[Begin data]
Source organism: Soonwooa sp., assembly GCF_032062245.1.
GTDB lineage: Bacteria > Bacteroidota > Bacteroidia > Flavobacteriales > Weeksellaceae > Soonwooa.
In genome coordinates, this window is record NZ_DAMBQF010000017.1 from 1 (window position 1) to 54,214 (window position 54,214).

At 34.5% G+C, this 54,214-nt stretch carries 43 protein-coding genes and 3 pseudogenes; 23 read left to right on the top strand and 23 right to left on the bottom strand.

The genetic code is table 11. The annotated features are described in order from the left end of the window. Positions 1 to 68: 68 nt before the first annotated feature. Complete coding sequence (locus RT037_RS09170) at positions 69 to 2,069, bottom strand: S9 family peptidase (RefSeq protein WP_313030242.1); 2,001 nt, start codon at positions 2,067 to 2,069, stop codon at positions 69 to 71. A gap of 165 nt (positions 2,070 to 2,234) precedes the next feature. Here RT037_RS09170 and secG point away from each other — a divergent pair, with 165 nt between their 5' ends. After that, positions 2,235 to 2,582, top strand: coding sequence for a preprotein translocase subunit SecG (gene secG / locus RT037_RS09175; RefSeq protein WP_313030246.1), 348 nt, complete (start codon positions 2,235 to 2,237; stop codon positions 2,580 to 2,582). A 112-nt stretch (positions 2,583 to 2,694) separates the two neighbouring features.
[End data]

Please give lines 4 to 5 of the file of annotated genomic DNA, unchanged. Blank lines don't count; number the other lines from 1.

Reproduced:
At 34.5% G+C, this 54,214-nt stretch carries 43 protein-coding genes and 3 pseudogenes; 23 read left to right on the top strand and 23 right to left on the bottom strand.

The genetic code is table 11. The annotated features are described in order from the left end of the window. Positions 1 to 68: 68 nt before the first annotated feature. Complete coding sequence (locus RT037_RS09170) at positions 69 to 2,069, bottom strand: S9 family peptidase (RefSeq protein WP_313030242.1); 2,001 nt, start codon at positions 2,067 to 2,069, stop codon at positions 69 to 71. A gap of 165 nt (positions 2,070 to 2,234) precedes the next feature. Here RT037_RS09170 and secG point away from each other — a divergent pair, with 165 nt between their 5' ends. After that, positions 2,235 to 2,582, top strand: coding sequence for a preprotein translocase subunit SecG (gene secG / locus RT037_RS09175; RefSeq protein WP_313030246.1), 348 nt, complete (start codon positions 2,235 to 2,237; stop codon positions 2,580 to 2,582). A 112-nt stretch (positions 2,583 to 2,694) separates the two neighbouring features.